Tracking people can be a minefield of technical, ethical, and legal considerations. Here are some practical considerations to help you get started and ensure your people tracking is compliant and successful.
Choice of People Tracking Technology
Radio-based location tracking is a popular choice for indoor positioning systems. However, the human body absorbs and reflects radio waves making RF location tracking tags on people challenging to use.
Radio-based asset tracking technologies use radio frequencies over a broad spectrum, from Very Low Frequency (3-30 Khz) to Ultra High Frequency (30-300 MHz).
Asset tracking technologies like RFID typically use low-frequency radio waves (125 to 300 kHz). While low-frequency radio waves are absorbed less by the human body and perform better in the presence of metal, they have a shorter signal range and slower reading speed. As a result, low-frequency radio waves are not typically used in people tracking applications where the real-time location of people is needed at all times.
433 MHz Active RFID tags are a popular choice for people tracking applications, particularly for security purposes. Although not very precise in pinpointing locations, these tags have a range of up to 500m and are much less sensitive to blocking and distortion.
UWB RTLS operates on the higher end of the radio spectrum. UWB tags have a long signal range and fast reading speed. Even though UWB transmitters operate in the 6 to 8 GHz frequency range – a frequency band that is absorbed and blocked by the human body – UWB is a popular choice where accurate indoor people tracking is required.
Accurate and precise people tracking using UWB technology is achieved by using an infrastructure approach; placing a network of UWB receivers across a facility and smartly placing transmitters on people.
When it comes to the tag size, smaller and lighter is better. People tracking tags should be small enough to be easily and discreetly placed on a person and light enough, so the tag does not cause discomfort or an ergonomic hazard to the wearer.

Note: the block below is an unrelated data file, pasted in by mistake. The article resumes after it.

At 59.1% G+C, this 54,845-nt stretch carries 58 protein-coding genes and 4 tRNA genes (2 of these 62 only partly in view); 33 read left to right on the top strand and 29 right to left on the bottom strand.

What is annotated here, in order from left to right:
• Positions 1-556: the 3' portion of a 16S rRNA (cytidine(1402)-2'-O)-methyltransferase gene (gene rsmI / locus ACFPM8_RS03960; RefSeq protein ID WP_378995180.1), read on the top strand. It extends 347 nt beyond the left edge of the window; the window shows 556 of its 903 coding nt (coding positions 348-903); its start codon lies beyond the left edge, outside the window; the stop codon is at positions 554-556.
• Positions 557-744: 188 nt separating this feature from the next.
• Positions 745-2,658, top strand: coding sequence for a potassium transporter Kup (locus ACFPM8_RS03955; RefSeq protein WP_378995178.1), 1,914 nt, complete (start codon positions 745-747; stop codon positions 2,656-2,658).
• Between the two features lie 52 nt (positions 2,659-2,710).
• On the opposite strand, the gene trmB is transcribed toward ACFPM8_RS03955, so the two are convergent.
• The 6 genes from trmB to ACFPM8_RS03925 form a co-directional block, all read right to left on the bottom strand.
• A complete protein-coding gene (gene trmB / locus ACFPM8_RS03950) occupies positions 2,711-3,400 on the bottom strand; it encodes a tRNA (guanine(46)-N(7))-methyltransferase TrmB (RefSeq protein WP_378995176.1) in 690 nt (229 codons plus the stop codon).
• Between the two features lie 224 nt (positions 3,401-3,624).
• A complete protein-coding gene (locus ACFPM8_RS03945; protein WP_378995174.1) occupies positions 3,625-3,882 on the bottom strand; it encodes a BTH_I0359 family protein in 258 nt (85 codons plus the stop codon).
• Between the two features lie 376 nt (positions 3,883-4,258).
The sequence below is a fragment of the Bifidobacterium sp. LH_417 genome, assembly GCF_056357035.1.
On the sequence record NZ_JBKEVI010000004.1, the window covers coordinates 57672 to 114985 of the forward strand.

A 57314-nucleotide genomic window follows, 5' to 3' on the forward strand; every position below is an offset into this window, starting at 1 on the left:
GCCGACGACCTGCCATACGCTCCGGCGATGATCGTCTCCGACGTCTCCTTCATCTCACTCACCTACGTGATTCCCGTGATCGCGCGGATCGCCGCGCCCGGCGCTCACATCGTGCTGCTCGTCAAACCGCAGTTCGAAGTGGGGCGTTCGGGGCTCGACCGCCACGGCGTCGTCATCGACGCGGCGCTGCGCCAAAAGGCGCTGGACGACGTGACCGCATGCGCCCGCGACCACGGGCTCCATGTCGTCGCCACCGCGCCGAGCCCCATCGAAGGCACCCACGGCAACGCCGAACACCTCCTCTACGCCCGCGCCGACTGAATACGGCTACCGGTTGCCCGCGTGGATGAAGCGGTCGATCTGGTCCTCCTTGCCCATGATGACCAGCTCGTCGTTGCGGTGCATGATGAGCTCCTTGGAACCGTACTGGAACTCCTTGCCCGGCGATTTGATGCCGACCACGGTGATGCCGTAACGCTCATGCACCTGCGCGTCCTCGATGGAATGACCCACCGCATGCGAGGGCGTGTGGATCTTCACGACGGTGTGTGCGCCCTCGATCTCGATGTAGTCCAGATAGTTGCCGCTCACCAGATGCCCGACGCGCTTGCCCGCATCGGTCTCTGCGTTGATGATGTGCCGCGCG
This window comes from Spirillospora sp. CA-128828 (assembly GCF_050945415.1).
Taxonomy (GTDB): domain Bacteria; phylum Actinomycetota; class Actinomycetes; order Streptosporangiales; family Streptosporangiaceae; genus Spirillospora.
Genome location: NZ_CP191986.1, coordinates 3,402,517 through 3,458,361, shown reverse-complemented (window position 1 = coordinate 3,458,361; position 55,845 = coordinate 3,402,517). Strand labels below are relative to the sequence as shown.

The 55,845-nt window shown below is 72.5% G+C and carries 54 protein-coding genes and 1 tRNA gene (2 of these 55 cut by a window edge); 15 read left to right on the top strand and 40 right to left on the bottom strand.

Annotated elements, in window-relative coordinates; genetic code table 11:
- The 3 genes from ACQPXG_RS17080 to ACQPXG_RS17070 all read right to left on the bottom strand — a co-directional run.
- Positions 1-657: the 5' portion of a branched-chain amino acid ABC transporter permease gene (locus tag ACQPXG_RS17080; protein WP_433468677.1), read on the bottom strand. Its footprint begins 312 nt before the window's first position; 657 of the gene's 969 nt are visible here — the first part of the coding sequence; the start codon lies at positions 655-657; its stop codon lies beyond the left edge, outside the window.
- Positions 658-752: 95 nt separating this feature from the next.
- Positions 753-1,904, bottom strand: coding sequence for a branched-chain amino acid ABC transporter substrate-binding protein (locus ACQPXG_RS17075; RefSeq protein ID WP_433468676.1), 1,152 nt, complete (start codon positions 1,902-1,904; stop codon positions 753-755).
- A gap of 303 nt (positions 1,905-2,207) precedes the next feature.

RTLS tag size varies depending on the underlying technology. Passive RFID tags and smaller and lighter (often a simple label), whereas UWB tags are slightly larger and contain a battery.
Proper tag placement depends on the tag technology and the use case. Different tag types require different tag placement strategies.
RFID tags can be worn on wristbands and safety vests. UWB tags work better if they have a direct line of sight with the receivers. Wristbands and hardhat attachments are popular tag placements for UWB tags. As some UWB tags are waterproof, they can also be sewn into clothing.
When it comes to tag placement, ergonomics should be taken into consideration. The tag should not cause discomfort or harm the safety of the tag wearer. For example, a lanyard mounting may be inappropriate in many industrial settings where cords can be caught in machinery, or in case of a fall or impact, the tag should not cause injury due to its placement.
Legal, Privacy, and Regulatory Considerations
People tracking systems raise legal, privacy, and compliance considerations. Organisations must consider local data protection laws when collecting, storing, and managing data. In some regions, organisations must obtain explicit consent from individuals before tracking them and their activities.
Organisations must ensure that employees know the people tracking system, its purpose, and the extent of the data held about an individual. Organisations should inform employees of their right to privacy and the intended use of the data collected when using a people tracking system.
Personally identifiable information should not be stored or shared with third parties. Selecting a location data platform that securely stores and collects the data, and allows controls over access to authorised personnel, groups, or types of data is important.
In addition to privacy considerations, people tracking systems must comply with data privacy laws such as GDPR. Privacy laws vary from country to country and should be considered when implementing a people-tracking system.
Radio-based tracking systems must also adhere to local radio frequency laws and emission norms.
We have barely scratched the surface of the many considerations when implementing a people-tracking system. Each organization needs to consider its specific use case and consult with an expert for compliance and legal advice.
People tracking systems offer many advantages, but they also come with unique considerations. The type of technology used, tag size, and placement are important factors to consider when selecting the right solution for an organization’s specific use case. Organizations must carefully consider privacy, legal and regulatory issues when implementing a people-tracking system.
Selecting a vendor such as Ubisense that has the expertise and technology to help implement people-tracking solutions is critical to successful projects. Contact us to discuss how we can help you with your people-tracking requirements.